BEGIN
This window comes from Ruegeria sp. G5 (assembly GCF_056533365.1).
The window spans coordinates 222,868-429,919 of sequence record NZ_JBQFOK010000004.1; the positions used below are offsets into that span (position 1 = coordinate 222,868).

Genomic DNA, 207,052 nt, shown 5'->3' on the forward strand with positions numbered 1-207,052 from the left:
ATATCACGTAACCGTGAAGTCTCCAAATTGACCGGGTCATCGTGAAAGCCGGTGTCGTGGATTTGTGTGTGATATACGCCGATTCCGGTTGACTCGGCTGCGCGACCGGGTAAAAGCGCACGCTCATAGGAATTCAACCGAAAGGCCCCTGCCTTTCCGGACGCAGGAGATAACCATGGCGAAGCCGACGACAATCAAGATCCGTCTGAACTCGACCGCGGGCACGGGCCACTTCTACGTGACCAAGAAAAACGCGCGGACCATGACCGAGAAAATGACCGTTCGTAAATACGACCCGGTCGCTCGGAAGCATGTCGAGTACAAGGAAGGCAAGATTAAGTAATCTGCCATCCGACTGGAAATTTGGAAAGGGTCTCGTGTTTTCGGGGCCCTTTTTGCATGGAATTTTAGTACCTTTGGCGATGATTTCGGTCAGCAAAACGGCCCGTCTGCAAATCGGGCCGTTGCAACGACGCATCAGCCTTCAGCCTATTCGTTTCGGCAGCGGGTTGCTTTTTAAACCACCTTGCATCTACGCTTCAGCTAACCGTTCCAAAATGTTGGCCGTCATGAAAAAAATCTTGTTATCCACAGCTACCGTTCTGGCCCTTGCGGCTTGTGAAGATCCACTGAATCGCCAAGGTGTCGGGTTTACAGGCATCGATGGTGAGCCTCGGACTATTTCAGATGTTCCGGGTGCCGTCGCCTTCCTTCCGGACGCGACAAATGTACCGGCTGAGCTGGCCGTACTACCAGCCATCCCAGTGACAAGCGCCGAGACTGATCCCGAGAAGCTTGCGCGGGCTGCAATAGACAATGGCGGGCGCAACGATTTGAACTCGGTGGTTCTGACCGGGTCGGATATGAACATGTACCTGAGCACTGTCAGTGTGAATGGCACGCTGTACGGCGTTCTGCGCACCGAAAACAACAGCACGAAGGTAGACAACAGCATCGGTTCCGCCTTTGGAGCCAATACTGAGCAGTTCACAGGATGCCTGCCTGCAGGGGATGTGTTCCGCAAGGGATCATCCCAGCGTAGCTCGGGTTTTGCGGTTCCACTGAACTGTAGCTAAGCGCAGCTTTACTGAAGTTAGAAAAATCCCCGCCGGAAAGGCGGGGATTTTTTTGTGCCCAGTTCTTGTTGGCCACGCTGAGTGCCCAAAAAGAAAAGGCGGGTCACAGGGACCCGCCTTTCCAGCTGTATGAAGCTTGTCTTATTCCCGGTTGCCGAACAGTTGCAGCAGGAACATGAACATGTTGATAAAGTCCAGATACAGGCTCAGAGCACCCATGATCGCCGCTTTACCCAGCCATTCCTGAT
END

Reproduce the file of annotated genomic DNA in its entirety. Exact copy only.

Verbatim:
This window comes from Ruegeria sp. G5 (assembly GCF_056533365.1).
The window spans coordinates 222,868-429,919 of sequence record NZ_JBQFOK010000004.1; the positions used below are offsets into that span (position 1 = coordinate 222,868).

Genomic DNA, 207,052 nt, shown 5'->3' on the forward strand with positions numbered 1-207,052 from the left:
ATATCACGTAACCGTGAAGTCTCCAAATTGACCGGGTCATCGTGAAAGCCGGTGTCGTGGATTTGTGTGTGATATACGCCGATTCCGGTTGACTCGGCTGCGCGACCGGGTAAAAGCGCACGCTCATAGGAATTCAACCGAAAGGCCCCTGCCTTTCCGGACGCAGGAGATAACCATGGCGAAGCCGACGACAATCAAGATCCGTCTGAACTCGACCGCGGGCACGGGCCACTTCTACGTGACCAAGAAAAACGCGCGGACCATGACCGAGAAAATGACCGTTCGTAAATACGACCCGGTCGCTCGGAAGCATGTCGAGTACAAGGAAGGCAAGATTAAGTAATCTGCCATCCGACTGGAAATTTGGAAAGGGTCTCGTGTTTTCGGGGCCCTTTTTGCATGGAATTTTAGTACCTTTGGCGATGATTTCGGTCAGCAAAACGGCCCGTCTGCAAATCGGGCCGTTGCAACGACGCATCAGCCTTCAGCCTATTCGTTTCGGCAGCGGGTTGCTTTTTAAACCACCTTGCATCTACGCTTCAGCTAACCGTTCCAAAATGTTGGCCGTCATGAAAAAAATCTTGTTATCCACAGCTACCGTTCTGGCCCTTGCGGCTTGTGAAGATCCACTGAATCGCCAAGGTGTCGGGTTTACAGGCATCGATGGTGAGCCTCGGACTATTTCAGATGTTCCGGGTGCCGTCGCCTTCCTTCCGGACGCGACAAATGTACCGGCTGAGCTGGCCGTACTACCAGCCATCCCAGTGACAAGCGCCGAGACTGATCCCGAGAAGCTTGCGCGGGCTGCAATAGACAATGGCGGGCGCAACGATTTGAACTCGGTGGTTCTGACCGGGTCGGATATGAACATGTACCTGAGCACTGTCAGTGTGAATGGCACGCTGTACGGCGTTCTGCGCACCGAAAACAACAGCACGAAGGTAGACAACAGCATCGGTTCCGCCTTTGGAGCCAATACTGAGCAGTTCACAGGATGCCTGCCTGCAGGGGATGTGTTCCGCAAGGGATCATCCCAGCGTAGCTCGGGTTTTGCGGTTCCACTGAACTGTAGCTAAGCGCAGCTTTACTGAAGTTAGAAAAATCCCCGCCGGAAAGGCGGGGATTTTTTTGTGCCCAGTTCTTGTTGGCCACGCTGAGTGCCCAAAAAGAAAAGGCGGGTCACAGGGACCCGCCTTTCCAGCTGTATGAAGCTTGTCTTATTCCCGGTTGCCGAACAGTTGCAGCAGGAACATGAACATGTTGATAAAGTCCAGATACAGGCTCAGAGCACCCATGATCGCCGCTTTACCCAGCCATTCCTGAT